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On Vulnerability


The breaking point was here…

“I just want children to have a good life”, I wailed and started tearing up. The psychologist had a soft English accent, kind of like Andy Tagg -an audiobook narrator. I had been completing my first ever child protection notification for a parent that I thought, was too mentally unwell to care for her children.

“Erica, that’s what we all want.”

I came to realise, this had all spilt over because I was afraid to be vulnerable.

A Degree of Distance

I used to think that maybe I’d have to be like a crocodile to survive my nursing career, have a hard exterior and not let things get through my thick skin. As someone who has been in hospital too many times to count, I knew that nurses, doctors and allied health see some terrible situations and some patients’ lives are fair less than ideal.

I must be hard, I felt, in order to deal with those things.

Throughout nursing school, we were always taught that there’s a degree of distance that should be maintained between ourselves and our patients. Therapeutic relationships should develop but keep them superficial.  

But it’s not that simple, patients also need to know we’re human, and so do our colleagues.

And maybe I extended the distance too much. In 2019 I was interviewed for an as yet unpublished post-doctoral research study about nurses ‘who live with differently-abled perspectives’. I spilt my stories out to the researcher, who recorded them dutifully. Some people knew nothing about the challenges I lived with because I didn’t feel like I could tell them, I worried about what people would think of me. I worried that by being vulnerable it would set me apart, I would look less than.

Maybe it’s becoming more socially acceptable to share our struggles. From CrazySocks4Docs to other health professionals online sharing their mental and physical health concerns; maybe times are changing.

Extending Compassion to Yourself

But as I’ve headed along the path of allowing myself to feel my own vulnerability, I’ve also learnt that I need to extend the same compassion that I so freely give to my patients, to myself.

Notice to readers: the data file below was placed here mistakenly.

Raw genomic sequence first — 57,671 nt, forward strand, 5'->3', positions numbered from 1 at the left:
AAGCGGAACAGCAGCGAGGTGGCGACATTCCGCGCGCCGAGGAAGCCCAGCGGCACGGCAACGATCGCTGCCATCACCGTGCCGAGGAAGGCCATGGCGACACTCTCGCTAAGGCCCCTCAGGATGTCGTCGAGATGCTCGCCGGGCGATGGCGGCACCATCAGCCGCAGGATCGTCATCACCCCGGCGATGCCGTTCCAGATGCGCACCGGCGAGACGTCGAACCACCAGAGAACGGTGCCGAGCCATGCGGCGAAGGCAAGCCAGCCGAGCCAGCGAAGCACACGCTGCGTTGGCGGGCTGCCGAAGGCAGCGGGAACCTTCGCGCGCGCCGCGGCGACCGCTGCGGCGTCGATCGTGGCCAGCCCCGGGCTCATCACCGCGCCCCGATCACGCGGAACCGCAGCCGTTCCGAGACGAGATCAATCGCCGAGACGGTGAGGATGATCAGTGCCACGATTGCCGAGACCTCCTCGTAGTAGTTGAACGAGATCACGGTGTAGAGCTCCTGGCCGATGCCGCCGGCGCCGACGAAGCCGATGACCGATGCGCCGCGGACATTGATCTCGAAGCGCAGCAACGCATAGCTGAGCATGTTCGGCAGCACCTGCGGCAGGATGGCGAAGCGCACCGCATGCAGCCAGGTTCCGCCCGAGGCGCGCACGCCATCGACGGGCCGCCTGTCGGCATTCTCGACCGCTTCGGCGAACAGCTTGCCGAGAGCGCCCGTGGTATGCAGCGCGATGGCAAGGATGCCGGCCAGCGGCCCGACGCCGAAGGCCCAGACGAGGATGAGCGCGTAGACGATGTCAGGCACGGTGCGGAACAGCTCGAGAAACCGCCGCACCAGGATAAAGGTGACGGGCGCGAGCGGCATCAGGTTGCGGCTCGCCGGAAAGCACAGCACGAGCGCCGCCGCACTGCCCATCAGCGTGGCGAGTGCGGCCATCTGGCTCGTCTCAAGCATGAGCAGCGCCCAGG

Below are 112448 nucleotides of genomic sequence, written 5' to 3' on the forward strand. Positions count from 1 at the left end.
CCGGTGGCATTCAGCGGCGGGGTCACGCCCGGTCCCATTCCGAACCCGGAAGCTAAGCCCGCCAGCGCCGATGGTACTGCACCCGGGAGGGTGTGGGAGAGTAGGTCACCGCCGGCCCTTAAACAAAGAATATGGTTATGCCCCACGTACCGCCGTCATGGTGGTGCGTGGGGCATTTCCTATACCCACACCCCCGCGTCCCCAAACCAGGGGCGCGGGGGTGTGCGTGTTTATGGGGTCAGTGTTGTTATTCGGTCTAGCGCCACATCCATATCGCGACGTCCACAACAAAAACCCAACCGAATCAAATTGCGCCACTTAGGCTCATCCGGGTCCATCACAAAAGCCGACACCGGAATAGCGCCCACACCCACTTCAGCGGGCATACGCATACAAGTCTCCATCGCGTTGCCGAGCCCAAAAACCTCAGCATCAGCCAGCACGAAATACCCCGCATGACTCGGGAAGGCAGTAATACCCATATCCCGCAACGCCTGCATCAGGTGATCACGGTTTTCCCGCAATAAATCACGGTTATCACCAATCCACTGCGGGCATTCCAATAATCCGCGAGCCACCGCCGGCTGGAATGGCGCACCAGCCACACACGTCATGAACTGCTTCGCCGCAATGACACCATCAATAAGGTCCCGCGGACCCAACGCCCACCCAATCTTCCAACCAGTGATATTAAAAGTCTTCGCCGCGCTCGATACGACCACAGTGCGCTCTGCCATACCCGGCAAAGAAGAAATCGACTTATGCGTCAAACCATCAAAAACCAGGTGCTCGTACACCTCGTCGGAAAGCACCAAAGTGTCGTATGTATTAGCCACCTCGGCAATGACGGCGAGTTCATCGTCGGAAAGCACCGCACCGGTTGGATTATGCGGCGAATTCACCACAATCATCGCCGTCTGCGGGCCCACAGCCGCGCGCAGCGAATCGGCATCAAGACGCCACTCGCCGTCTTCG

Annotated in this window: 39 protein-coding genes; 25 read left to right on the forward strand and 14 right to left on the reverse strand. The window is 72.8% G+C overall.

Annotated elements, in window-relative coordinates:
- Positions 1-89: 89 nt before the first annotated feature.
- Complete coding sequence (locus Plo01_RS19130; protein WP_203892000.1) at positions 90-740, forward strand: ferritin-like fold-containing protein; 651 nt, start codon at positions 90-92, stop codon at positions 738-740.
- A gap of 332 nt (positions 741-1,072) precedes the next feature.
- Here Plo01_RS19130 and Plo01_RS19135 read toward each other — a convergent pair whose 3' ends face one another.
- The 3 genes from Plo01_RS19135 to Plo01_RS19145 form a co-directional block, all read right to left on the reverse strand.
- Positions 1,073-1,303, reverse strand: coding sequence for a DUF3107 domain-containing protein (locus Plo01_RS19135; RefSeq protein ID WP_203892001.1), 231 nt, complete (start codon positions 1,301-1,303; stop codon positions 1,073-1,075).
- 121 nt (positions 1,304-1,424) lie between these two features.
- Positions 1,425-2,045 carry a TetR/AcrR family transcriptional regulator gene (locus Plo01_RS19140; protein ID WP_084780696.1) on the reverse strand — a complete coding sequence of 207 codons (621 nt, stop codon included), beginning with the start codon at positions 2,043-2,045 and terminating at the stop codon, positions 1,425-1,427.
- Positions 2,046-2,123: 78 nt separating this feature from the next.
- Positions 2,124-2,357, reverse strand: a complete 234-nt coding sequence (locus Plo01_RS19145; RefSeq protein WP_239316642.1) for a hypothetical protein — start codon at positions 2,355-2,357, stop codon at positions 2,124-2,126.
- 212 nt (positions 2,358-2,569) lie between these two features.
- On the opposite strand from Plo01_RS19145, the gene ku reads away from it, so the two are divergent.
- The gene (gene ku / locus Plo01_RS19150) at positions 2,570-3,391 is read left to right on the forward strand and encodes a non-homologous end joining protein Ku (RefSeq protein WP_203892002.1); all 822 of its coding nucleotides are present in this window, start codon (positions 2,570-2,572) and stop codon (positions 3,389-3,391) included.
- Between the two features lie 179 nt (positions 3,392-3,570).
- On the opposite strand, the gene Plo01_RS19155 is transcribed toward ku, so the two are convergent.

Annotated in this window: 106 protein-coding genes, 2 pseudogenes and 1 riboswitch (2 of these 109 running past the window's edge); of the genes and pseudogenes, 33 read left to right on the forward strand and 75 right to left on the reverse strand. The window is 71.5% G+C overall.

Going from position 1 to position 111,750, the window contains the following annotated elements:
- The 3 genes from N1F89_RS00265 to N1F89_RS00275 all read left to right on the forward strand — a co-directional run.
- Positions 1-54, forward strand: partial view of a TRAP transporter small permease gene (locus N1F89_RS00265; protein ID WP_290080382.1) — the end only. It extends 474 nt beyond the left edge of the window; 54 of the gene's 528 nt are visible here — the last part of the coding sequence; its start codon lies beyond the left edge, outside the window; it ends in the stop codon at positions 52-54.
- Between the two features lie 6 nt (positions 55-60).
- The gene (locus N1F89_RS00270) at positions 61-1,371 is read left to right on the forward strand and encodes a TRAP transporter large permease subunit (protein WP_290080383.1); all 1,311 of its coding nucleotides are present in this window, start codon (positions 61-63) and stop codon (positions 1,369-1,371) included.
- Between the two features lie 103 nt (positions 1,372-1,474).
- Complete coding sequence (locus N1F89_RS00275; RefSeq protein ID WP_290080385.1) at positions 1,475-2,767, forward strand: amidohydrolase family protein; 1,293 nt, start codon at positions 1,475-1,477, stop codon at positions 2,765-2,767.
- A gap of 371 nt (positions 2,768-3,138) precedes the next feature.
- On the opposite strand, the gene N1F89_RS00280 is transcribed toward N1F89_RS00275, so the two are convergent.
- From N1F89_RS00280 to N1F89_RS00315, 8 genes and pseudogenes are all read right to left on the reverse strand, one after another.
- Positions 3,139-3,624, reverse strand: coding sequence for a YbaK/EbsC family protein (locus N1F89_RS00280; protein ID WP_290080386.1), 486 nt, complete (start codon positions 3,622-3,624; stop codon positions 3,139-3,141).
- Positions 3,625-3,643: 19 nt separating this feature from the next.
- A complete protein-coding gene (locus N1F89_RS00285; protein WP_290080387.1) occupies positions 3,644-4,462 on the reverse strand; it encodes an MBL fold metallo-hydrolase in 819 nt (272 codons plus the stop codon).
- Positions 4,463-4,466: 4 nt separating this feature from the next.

Compassion means a lot of different things depending on your school of thought. Most major religions have a concept relating to compassion and how it is needed in order to be a ‘good’ follower of the said religion. One of the major researchers in the world of compassion is Professor Paul Gilbert, a psychologist who has written about compassion, and has formed the framework behind Compassion Focused Therapy.

But as a profession, are we good at choosing self-compassion? Well, some of the research says no. In a study of Palliative Care staff, a higher score in caring for others was linked to lower scores in caring for one’s self. But maybe that was a unique situation, that area does see a lot of death. But it isn’t a unique result, several other studies have had similar findings.

How often have you been excessively hard on yourself?

Have you chided yourself for missing something at work that you wouldn’t have harassed one of your colleagues for missing?

So instead of a crocodile, maybe I should be more like a Pavlova*  

Not so raw and fragile that everything causes an assault on my very being, but with a soft and lighter side below the surface.

*For those who aren’t from Australia and New Zealand, a Pavlova dessert is made of egg whites and sugar. The best thing about the pav, is that it has a slightly crisp outer layer, but remains soft and light inside.

There is some dispute about if it’s from New Zealand or Australia or New Zealand (but that’s another story).


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